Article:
Building my blog

Posted by Tom on March 18, 2023 · 21 mins read
#programming #aws #jekyll #git #github

Building this blog was fun, but it was hard work. Part of the difficulty was because I build it from the ground up, from the code to the server. To avoid this manual work, I could have used a blog building service like Wordpress, but that would have robbed me of the opporunity to learn how the underlying technology works. It probably would have cost me more too, though it would have been faster.

This project was difficult and fun precisely because I made it myself. Despite my inexperience, I enjoyed learning how each component worked and fit together. The end product is something I’m proud of and is useful to me. Now, I’d like to share the process and what I’ve learned.

Though this walkthrough assumes familiarity with terms such as server and network, I’ve tried to make it friendly to less-technical people by explaining the technology in simple terms. First, I’ll explain my motivations for the project and the requirements I had for the implementation. Second, cover the design and the tools I used to build it. Third, I’ll break down the costs, and fourth, I’ll explain what it’s like to use the blog. Last, I’ll go over changes and improvements I’d like to make.

Motivations and Requirements

First, when starting any project it’s a good to seriously consider your motivations for doing so. All too often I’ve found myself stuck halfway through a project wondering why I bothered. I then see my reasons were vague or have passed, thus causing me to either drop or change the direction of the project entirely. I’ve found this to be a sad and inefficient way to work that quickly leads to burnout. For those reasons, I think it’s best to thoroughly examine your motivations before you start.

For this project, my motivations were as follows: 1) to understand website technology, 2) to have a space to share my interests, and 3) to practice writing and develop my thinking.

  1. Having just completed my Bachelor of Cybersecurity, I wanted a project to put my IT skills into practice. While I had built a website before, I had used Wordpress so learnt little about the underlying technology. What I wanted now was to understand how each component worked and how they could be used to form a website.
  2. I love talking about things I’m passionate about, but not everyone shares the same enthusiasm for my topics of interest. Unsurprisingly, this was especially true while I studied Freud in a philosophy class. Nobody wanted to hear how symbolic identification resolves the Oedipus complex, much to my disappointment. To avoid boring people to death, I needed someplace to ramble where readers could retreat at the first bout of boredom.
  3. I find writing beneficial because it helps me develop and organise my thoughts. As a student of philosphy, this makes writing invaluable. While writing on its own is beneficial, having an audience encourages me to think deeper and express my ideas more clearly. Moreover, writing with specific people in mind gives me more motivation to write, thus stimulating me to develop my thoughts further. My hope was that having a blog would encourage me to write more frequently, thus increasing those benefits.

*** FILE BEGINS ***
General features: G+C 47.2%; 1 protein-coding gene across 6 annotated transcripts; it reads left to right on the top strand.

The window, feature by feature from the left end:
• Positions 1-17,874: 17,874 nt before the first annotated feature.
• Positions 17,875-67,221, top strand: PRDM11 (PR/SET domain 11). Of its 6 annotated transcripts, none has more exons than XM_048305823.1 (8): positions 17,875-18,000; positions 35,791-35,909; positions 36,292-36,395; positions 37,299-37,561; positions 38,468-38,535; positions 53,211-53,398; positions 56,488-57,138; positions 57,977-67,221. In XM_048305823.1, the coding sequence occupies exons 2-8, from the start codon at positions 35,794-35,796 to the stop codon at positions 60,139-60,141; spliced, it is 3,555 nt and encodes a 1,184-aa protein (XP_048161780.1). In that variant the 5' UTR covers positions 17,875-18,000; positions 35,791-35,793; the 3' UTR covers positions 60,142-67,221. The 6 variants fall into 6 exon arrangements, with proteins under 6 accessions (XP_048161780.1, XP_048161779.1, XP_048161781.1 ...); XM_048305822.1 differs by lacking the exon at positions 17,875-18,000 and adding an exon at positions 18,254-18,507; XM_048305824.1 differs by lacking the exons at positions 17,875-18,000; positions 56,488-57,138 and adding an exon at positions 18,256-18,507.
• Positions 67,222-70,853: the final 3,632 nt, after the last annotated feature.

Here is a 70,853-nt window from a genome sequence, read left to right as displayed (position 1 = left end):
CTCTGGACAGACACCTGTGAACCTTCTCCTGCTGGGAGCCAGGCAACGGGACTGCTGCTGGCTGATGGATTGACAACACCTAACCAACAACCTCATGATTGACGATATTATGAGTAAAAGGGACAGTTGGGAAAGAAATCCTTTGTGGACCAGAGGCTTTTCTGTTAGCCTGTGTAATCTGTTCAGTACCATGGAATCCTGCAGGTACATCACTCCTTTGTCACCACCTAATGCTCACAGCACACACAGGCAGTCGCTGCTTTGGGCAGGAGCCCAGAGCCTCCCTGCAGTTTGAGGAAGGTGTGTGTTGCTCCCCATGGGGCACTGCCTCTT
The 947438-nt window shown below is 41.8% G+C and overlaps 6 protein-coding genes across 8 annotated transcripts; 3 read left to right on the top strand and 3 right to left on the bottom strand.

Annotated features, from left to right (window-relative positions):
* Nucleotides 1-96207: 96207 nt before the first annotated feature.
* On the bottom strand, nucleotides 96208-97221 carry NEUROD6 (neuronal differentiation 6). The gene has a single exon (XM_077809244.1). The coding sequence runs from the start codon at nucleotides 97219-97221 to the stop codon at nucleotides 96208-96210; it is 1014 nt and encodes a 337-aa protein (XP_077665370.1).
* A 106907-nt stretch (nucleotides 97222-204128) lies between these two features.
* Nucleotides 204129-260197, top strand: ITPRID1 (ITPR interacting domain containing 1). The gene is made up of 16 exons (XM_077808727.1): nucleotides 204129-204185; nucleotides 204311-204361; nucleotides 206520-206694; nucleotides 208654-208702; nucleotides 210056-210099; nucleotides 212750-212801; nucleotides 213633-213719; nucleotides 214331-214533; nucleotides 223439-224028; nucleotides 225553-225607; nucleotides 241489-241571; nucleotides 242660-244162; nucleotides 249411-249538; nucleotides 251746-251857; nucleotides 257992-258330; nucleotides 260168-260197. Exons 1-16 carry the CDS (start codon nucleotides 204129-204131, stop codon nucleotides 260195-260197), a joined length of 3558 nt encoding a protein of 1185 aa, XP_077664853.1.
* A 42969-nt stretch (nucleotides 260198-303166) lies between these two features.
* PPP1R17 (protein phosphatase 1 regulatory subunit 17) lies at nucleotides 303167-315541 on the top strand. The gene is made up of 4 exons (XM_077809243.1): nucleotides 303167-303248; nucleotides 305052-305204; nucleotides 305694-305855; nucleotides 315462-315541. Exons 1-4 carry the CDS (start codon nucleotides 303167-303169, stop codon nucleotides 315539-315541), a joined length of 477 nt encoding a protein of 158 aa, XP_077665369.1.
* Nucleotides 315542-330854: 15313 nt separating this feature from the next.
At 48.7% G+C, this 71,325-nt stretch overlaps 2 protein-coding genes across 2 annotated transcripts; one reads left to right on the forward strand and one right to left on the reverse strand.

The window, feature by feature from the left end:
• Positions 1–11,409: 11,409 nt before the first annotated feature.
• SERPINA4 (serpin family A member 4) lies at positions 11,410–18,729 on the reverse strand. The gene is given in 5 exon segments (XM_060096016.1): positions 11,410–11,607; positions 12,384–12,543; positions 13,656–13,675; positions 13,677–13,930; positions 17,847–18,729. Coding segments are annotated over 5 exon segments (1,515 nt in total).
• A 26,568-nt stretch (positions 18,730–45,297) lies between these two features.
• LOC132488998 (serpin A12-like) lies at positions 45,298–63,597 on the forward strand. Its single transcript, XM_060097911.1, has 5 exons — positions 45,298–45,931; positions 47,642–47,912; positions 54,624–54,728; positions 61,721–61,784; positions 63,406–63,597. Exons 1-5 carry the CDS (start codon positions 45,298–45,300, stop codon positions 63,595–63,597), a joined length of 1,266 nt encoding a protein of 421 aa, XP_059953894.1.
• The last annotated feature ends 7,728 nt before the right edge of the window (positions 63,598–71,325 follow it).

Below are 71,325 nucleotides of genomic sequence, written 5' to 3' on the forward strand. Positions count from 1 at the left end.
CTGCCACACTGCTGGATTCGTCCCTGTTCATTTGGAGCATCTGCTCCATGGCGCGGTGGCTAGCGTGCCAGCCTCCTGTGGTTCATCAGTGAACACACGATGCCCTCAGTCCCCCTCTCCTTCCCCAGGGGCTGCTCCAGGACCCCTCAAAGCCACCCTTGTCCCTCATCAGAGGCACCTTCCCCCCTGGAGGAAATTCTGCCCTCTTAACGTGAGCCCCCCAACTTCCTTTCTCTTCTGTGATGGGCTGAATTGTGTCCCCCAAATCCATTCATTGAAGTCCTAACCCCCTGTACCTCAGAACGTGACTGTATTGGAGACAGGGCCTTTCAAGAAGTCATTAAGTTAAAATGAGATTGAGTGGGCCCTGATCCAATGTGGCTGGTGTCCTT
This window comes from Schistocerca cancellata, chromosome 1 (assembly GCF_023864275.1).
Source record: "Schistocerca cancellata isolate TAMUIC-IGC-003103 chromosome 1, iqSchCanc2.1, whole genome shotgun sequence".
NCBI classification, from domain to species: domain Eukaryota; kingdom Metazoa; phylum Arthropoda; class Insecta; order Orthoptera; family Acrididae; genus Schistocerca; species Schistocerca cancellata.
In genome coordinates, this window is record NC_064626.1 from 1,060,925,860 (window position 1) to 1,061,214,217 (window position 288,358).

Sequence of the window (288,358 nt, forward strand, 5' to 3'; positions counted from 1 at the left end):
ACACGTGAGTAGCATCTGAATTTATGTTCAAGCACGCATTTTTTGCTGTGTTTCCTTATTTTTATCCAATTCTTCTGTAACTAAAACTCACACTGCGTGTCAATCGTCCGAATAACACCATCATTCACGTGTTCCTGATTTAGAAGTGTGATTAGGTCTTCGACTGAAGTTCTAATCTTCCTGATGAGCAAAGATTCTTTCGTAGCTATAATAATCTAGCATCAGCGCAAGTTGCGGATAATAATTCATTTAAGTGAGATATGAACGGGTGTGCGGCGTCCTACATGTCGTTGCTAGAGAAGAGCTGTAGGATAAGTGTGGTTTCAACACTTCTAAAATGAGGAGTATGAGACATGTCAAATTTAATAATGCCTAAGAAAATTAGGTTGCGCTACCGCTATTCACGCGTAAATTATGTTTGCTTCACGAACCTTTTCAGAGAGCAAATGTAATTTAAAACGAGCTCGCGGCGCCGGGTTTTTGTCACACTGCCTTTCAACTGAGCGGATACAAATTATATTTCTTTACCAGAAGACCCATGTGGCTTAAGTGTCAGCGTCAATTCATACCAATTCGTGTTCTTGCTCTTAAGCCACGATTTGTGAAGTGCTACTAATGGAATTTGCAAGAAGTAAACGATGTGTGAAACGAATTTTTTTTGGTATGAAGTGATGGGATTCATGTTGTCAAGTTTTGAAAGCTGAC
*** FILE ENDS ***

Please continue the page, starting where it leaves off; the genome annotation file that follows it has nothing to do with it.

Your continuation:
After my motivations were clear, I thought about the requirements I had for the end product. These were as follows:

  1. Simple to use. I didn’t want posting to involve any coding.
  2. Portable. I wanted the ability to publish posts and make code changes on most computers. Bonus if I could publish posts from my phone.
  3. Version controlled. If I made a change that broke my site, I needed something to revert the changes. Ideally, I’d be able to restore my blog to any point in its history.
  4. Cheap as chips. Websites are hosted on servers and servers cost money to use. I had no intention to monetise my blog, so I wanted to spend as little as possible.


With these requirements in mind, I did some research and settled on a design that fit the bill. To provide the code for the website, I used a tool called Jekyll. For keeping a history of code changes I used Git, and to make the code portable I used Github. I also used Github to deploy website updates to my host server. Finally, I used Amazon Web Services for cheap website hosting.


To get any website running, you need code. While I enjoy coding, I didn’t want to do much for this project. All I wanted was some basic code for a website that I could edit later. That’s why I used Jekyll, it generates website code for you. While it did require me to use the command line (the text interface for your computer) I found it very easy to use. All I needed to do was type jekyll new blog into the command line and Jekyll generated the code in a flash. From there, I added content to the Home and About pages Jekyll had also generated. To add blog posts to website, I needed to create new pages manually. These pages needed to follow a format called Markdown so that Jekyll would know how to render the text.

To determine the form and function of pages on the site, Jekyll uses a templating scheme it calls themes. These themes can be free or paid for and are easy to edit if you’re savvy with HTML and CSS. For my own site, I chose the Clean Blog theme from Start Bootstrap. I’ve slightly modified it since, but this wasn’t necessary to get the blog running.